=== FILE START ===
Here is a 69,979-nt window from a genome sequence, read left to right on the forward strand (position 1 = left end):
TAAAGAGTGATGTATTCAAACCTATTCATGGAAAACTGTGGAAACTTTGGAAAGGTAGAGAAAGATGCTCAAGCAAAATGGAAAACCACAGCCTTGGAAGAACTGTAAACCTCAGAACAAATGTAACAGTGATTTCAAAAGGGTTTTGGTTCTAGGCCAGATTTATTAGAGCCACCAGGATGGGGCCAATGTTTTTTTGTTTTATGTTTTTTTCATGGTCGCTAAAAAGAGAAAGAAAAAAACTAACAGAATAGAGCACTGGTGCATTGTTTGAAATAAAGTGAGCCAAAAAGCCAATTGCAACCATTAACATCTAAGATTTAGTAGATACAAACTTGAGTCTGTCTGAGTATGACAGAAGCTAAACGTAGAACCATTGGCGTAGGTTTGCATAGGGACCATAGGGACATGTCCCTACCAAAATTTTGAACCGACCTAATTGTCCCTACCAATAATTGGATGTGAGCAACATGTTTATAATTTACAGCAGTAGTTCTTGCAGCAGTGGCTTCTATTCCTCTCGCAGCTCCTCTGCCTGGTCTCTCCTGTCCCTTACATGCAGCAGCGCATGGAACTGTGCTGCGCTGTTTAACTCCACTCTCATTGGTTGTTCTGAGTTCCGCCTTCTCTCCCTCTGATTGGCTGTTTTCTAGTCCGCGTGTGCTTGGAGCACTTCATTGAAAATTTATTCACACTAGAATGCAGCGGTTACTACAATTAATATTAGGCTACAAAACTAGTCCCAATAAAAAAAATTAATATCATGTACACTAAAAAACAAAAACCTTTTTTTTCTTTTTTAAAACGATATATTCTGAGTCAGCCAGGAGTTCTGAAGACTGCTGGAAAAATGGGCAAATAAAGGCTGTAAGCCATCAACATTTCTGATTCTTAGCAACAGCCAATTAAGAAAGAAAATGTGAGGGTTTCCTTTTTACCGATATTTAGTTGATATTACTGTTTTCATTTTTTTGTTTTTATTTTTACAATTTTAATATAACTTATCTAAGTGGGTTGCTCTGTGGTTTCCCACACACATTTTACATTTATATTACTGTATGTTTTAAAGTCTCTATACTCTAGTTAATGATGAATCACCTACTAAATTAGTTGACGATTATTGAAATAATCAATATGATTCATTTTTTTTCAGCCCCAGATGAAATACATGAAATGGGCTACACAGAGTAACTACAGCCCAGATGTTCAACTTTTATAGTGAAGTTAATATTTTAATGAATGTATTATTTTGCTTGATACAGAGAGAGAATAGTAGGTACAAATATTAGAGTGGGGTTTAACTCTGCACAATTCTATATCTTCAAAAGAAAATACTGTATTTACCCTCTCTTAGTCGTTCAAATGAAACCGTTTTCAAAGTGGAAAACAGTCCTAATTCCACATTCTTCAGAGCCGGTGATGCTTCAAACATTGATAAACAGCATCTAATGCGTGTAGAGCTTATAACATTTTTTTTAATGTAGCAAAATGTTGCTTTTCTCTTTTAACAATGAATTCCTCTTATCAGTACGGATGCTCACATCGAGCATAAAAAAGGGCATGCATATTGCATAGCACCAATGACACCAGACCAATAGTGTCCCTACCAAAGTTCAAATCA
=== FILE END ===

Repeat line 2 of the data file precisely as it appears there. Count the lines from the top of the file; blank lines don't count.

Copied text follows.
TAAAGAGTGATGTATTCAAACCTATTCATGGAAAACTGTGGAAACTTTGGAAAGGTAGAGAAAGATGCTCAAGCAAAATGGAAAACCACAGCCTTGGAAGAACTGTAAACCTCAGAACAAATGTAACAGTGATTTCAAAAGGGTTTTGGTTCTAGGCCAGATTTATTAGAGCCACCAGGATGGGGCCAATGTTTTTTTGTTTTATGTTTTTTTCATGGTCGCTAAAAAGAGAAAGAAAAAAACTAACAGAATAGAGCACTGGTGCATTGTTTGAAATAAAGTGAGCCAAAAAGCCAATTGCAACCATTAACATCTAAGATTTAGTAGATACAAACTTGAGTCTGTCTGAGTATGACAGAAGCTAAACGTAGAACCATTGGCGTAGGTTTGCATAGGGACCATAGGGACATGTCCCTACCAAAATTTTGAACCGACCTAATTGTCCCTACCAATAATTGGATGTGAGCAACATGTTTATAATTTACAGCAGTAGTTCTTGCAGCAGTGGCTTCTATTCCTCTCGCAGCTCCTCTGCCTGGTCTCTCCTGTCCCTTACATGCAGCAGCGCATGGAACTGTGCTGCGCTGTTTAACTCCACTCTCATTGGTTGTTCTGAGTTCCGCCTTCTCTCCCTCTGATTGGCTGTTTTCTAGTCCGCGTGTGCTTGGAGCACTTCATTGAAAATTTATTCACACTAGAATGCAGCGGTTACTACAATTAATATTAGGCTACAAAACTAGTCCCAATAAAAAAAATTAATATCATGTACACTAAAAAACAAAAACCTTTTTTTTCTTTTTTAAAACGATATATTCTGAGTCAGCCAGGAGTTCTGAAGACTGCTGGAAAAATGGGCAAATAAAGGCTGTAAGCCATCAACATTTCTGATTCTTAGCAACAGCCAATTAAGAAAGAAAATGTGAGGGTTTCCTTTTTACCGATATTTAGTTGATATTACTGTTTTCATTTTTTTGTTTTTATTTTTACAATTTTAATATAACTTATCTAAGTGGGTTGCTCTGTGGTTTCCCACACACATTTTACATTTATATTACTGTATGTTTTAAAGTCTCTATACTCTAGTTAATGATGAATCACCTACTAAATTAGTTGACGATTATTGAAATAATCAATATGATTCATTTTTTTTCAGCCCCAGATGAAATACATGAAATGGGCTACACAGAGTAACTACAGCCCAGATGTTCAACTTTTATAGTGAAGTTAATATTTTAATGAATGTATTATTTTGCTTGATACAGAGAGAGAATAGTAGGTACAAATATTAGAGTGGGGTTTAACTCTGCACAATTCTATATCTTCAAAAGAAAATACTGTATTTACCCTCTCTTAGTCGTTCAAATGAAACCGTTTTCAAAGTGGAAAACAGTCCTAATTCCACATTCTTCAGAGCCGGTGATGCTTCAAACATTGATAAACAGCATCTAATGCGTGTAGAGCTTATAACATTTTTTTTAATGTAGCAAAATGTTGCTTTTCTCTTTTAACAATGAATTCCTCTTATCAGTACGGATGCTCACATCGAGCATAAAAAAGGGCATGCATATTGCATAGCACCAATGACACCAGACCAATAGTGTCCCTACCAAAGTTCAAATCA